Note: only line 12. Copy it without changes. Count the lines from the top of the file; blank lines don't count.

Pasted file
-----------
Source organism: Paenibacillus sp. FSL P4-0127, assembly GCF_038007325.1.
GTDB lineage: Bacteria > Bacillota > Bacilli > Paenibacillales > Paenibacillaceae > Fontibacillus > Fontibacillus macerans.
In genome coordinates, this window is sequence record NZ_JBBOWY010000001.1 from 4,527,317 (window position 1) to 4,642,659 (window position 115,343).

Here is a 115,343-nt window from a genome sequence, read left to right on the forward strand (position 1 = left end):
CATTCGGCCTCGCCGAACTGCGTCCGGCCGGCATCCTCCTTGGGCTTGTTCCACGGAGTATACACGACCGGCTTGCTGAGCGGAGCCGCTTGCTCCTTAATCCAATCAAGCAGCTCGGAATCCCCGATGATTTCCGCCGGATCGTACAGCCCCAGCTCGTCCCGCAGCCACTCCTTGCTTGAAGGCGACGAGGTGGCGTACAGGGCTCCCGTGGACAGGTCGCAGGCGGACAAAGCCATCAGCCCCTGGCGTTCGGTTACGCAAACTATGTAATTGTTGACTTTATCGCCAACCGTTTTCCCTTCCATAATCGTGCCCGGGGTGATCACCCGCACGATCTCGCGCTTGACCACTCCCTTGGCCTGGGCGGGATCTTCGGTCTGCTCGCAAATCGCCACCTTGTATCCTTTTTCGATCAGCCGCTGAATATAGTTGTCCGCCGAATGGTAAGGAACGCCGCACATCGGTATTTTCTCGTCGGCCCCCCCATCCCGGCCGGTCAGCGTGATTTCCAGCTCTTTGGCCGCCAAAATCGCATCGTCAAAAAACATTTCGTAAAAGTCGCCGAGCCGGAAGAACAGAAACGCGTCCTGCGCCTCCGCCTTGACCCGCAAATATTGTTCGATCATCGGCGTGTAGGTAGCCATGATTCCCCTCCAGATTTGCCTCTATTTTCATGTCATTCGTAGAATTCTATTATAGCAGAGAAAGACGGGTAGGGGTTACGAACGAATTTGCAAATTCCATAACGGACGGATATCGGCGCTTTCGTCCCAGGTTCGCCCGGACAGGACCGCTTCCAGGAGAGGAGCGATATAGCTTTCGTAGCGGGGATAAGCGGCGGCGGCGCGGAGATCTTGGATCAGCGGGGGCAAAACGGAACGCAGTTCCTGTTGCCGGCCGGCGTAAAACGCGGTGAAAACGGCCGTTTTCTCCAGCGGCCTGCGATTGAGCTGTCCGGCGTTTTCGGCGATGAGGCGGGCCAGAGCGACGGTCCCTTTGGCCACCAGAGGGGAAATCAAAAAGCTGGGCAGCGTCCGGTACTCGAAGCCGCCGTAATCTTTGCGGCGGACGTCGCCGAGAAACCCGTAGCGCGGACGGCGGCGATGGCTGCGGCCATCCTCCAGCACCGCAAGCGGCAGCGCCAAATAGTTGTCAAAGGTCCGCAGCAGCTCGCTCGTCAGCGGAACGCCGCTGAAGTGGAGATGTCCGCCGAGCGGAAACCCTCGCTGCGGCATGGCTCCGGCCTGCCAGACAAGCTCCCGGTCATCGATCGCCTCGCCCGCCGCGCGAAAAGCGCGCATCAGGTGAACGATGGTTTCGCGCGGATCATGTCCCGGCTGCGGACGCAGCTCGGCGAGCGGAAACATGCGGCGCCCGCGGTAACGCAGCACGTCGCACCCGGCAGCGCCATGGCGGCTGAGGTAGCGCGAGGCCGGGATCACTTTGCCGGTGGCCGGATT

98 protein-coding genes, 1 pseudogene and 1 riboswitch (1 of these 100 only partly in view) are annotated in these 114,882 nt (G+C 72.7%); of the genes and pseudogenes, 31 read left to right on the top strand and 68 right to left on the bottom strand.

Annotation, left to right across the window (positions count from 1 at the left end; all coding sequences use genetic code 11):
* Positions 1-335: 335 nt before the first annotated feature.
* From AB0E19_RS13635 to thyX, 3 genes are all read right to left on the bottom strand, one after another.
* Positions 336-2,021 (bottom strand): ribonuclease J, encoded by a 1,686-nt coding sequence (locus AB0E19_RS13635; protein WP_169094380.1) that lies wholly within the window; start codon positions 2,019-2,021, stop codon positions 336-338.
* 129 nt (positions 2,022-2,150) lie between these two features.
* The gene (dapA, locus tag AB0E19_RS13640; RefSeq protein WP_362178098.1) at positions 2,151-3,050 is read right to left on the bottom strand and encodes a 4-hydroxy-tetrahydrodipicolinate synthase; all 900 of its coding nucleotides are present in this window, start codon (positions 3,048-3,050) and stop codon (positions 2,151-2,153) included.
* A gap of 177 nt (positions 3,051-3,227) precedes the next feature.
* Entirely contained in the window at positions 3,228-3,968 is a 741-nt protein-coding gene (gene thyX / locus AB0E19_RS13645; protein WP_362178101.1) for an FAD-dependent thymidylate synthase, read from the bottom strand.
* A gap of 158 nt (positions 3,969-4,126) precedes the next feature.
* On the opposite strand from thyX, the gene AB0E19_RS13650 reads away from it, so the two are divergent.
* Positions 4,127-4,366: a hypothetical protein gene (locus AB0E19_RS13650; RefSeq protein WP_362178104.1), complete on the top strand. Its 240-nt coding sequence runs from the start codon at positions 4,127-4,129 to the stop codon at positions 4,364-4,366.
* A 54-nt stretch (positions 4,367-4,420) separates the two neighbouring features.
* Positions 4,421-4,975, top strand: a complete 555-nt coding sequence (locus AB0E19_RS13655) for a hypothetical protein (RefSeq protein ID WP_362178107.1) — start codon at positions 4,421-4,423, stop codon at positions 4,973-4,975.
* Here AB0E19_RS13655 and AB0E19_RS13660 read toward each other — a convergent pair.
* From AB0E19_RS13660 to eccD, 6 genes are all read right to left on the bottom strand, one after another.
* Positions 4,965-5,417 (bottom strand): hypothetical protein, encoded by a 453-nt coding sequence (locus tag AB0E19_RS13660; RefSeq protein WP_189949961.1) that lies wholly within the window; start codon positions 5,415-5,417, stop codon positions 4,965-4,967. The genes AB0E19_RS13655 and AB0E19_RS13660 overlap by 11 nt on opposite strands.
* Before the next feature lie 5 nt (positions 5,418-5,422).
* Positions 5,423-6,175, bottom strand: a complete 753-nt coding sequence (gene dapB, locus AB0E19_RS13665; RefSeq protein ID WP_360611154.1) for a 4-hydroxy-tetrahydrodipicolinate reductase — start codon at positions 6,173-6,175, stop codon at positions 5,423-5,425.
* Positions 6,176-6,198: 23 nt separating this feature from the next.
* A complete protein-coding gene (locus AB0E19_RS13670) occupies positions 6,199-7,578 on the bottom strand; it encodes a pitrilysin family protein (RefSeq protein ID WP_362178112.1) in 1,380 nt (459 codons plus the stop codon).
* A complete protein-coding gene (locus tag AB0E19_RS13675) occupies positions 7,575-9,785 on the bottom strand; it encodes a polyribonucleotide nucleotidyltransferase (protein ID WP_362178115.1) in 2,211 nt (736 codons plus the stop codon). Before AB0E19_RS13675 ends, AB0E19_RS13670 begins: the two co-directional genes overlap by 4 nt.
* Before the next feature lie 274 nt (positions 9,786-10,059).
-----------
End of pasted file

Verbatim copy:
* The gene (dapA, locus tag AB0E19_RS13640; RefSeq protein WP_362178098.1) at positions 2,151-3,050 is read right to left on the bottom strand and encodes a 4-hydroxy-tetrahydrodipicolinate synthase; all 900 of its coding nucleotides are present in this window, start codon (positions 3,048-3,050) and stop codon (positions 2,151-2,153) included.